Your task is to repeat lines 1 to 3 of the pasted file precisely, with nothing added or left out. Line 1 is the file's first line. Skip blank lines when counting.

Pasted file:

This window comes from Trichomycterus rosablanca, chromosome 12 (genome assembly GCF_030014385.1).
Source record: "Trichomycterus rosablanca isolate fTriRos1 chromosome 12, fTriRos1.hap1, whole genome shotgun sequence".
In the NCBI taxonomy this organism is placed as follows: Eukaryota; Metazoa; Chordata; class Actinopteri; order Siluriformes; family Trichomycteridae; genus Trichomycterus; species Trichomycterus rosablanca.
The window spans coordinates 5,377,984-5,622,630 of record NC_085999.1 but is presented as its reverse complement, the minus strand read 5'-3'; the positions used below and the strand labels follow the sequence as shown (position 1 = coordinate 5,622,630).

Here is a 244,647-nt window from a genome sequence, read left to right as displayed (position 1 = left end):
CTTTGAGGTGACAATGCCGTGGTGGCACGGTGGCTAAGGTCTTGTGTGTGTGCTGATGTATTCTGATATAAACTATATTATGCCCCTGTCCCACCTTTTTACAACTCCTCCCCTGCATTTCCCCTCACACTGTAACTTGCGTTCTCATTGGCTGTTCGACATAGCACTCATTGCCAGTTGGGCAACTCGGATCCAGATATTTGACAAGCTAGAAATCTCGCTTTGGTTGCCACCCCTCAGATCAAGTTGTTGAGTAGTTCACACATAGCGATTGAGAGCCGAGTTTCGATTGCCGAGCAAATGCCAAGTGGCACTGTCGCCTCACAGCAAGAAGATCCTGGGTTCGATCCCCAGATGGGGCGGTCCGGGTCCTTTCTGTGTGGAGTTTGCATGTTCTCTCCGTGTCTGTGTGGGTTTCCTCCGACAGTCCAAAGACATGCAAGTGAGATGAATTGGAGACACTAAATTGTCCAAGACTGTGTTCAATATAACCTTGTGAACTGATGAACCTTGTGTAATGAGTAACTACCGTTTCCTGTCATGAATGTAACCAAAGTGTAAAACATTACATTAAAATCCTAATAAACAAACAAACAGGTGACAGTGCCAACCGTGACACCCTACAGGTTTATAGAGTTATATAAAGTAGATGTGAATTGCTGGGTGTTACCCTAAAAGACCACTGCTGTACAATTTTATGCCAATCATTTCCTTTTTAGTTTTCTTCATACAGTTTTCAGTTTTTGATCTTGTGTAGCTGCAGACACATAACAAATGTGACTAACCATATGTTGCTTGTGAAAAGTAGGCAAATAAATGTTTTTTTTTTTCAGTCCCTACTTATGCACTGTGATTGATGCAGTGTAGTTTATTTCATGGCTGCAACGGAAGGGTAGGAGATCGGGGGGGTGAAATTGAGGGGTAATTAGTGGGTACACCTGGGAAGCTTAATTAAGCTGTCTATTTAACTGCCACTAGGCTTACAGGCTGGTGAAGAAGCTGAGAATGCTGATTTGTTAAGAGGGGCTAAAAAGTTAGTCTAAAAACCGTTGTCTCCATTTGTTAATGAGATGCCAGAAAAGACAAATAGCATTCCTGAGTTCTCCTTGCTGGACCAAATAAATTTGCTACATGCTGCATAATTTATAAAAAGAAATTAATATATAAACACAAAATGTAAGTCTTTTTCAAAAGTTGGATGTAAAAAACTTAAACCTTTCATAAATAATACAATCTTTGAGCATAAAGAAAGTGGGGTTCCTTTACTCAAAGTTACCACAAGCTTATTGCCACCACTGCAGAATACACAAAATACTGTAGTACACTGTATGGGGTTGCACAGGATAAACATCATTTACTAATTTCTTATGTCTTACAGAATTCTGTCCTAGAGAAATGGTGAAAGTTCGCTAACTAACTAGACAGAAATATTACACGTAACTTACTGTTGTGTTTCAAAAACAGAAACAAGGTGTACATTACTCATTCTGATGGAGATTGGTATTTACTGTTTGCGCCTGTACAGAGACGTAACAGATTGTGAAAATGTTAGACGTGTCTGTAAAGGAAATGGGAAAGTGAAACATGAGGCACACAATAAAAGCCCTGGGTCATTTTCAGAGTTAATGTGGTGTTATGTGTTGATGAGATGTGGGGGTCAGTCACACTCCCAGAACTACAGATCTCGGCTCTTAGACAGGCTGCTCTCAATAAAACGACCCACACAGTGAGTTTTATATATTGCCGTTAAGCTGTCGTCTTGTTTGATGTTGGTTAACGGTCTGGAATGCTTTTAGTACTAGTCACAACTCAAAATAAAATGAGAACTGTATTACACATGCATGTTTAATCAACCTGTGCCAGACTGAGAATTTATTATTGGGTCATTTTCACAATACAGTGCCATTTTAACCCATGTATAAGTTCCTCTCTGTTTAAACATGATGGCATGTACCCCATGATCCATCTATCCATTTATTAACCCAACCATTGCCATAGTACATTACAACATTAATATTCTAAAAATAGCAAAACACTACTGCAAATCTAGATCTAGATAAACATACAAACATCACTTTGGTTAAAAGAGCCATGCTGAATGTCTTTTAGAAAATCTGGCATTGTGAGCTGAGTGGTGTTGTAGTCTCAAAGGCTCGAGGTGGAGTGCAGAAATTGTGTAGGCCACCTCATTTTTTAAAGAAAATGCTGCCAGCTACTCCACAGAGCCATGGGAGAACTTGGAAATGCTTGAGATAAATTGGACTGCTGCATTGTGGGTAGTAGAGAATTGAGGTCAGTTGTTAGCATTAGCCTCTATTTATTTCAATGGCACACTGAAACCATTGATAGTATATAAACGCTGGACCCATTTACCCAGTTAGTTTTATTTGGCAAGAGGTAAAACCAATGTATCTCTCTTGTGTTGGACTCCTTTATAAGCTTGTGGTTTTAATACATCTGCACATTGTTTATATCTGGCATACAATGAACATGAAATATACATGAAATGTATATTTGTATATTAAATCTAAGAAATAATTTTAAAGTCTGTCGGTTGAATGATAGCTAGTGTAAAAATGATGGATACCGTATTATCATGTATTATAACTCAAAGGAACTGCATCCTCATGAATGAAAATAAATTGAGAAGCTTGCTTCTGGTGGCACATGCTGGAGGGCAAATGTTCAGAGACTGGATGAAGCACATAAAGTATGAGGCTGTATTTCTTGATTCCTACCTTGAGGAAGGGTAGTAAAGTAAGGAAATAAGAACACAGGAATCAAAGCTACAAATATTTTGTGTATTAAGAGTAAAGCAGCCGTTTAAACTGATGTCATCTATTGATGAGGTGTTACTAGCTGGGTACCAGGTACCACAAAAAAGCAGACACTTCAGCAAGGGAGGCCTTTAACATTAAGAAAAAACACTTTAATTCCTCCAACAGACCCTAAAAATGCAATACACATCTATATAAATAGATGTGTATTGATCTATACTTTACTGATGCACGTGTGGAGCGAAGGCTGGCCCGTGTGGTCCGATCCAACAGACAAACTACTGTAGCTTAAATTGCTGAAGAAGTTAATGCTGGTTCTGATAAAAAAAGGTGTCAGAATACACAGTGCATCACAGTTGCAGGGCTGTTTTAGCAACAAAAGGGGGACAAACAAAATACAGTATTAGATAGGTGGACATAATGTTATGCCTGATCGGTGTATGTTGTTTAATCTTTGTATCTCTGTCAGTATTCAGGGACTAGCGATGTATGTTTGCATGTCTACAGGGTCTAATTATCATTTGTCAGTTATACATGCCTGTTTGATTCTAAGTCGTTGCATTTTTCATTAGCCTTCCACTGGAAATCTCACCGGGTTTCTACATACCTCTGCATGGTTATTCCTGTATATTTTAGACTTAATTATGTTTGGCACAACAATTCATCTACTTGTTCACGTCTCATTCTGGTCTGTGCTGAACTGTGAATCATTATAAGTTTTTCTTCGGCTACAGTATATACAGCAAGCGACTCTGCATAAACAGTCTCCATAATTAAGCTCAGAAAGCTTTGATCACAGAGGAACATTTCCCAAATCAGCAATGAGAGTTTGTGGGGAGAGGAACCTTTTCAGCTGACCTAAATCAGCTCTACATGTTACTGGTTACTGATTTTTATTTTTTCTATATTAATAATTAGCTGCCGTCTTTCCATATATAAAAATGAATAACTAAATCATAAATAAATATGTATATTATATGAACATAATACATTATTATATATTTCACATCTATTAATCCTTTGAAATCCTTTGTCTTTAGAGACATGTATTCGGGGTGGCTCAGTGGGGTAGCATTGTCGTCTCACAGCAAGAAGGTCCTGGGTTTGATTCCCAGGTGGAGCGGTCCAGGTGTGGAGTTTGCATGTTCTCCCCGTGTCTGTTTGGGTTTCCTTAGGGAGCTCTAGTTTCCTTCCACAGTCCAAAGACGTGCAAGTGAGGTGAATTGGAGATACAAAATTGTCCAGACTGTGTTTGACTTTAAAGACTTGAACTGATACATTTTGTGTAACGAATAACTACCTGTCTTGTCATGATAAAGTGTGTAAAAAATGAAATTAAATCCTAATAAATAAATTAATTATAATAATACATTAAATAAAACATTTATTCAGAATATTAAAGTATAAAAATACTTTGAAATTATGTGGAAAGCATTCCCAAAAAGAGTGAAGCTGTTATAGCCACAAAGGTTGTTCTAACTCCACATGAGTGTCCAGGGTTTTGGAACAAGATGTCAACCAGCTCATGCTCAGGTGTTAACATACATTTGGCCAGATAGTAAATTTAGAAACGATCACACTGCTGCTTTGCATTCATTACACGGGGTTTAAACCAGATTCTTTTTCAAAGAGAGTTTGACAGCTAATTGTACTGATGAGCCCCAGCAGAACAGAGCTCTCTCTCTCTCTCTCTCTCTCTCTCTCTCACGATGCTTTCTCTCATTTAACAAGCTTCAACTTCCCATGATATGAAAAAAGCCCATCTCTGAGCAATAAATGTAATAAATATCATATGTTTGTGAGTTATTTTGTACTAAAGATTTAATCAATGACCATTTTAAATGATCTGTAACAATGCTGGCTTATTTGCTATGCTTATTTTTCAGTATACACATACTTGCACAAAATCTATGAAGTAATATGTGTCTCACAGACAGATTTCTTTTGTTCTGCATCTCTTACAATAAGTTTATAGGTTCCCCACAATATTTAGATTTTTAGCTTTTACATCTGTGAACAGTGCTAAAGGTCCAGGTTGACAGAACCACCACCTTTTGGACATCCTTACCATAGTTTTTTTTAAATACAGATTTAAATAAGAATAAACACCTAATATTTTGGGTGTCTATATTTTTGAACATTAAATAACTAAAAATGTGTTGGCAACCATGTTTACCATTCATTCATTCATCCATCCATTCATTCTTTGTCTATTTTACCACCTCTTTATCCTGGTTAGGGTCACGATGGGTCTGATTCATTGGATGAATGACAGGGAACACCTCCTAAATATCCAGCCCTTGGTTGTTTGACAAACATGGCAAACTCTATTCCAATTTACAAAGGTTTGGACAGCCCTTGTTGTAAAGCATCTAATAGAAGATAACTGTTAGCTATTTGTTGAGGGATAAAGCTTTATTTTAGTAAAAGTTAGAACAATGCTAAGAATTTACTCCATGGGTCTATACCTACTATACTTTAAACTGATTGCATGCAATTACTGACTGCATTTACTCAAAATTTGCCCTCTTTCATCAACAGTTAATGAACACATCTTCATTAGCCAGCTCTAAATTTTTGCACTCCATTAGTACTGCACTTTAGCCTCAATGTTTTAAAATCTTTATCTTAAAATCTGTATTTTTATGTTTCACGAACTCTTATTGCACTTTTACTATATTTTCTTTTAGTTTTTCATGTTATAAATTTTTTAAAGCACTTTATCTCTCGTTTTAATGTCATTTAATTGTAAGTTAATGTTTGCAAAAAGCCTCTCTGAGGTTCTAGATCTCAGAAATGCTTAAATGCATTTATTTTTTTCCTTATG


This window comes from Trichomycterus rosablanca, chromosome 12 (genome assembly GCF_030014385.1).
Source record: "Trichomycterus rosablanca isolate fTriRos1 chromosome 12, fTriRos1.hap1, whole genome shotgun sequence".
In the NCBI taxonomy this organism is placed as follows: Eukaryota; Metazoa; Chordata; class Actinopteri; order Siluriformes; family Trichomycteridae; genus Trichomycterus; species Trichomycterus rosablanca.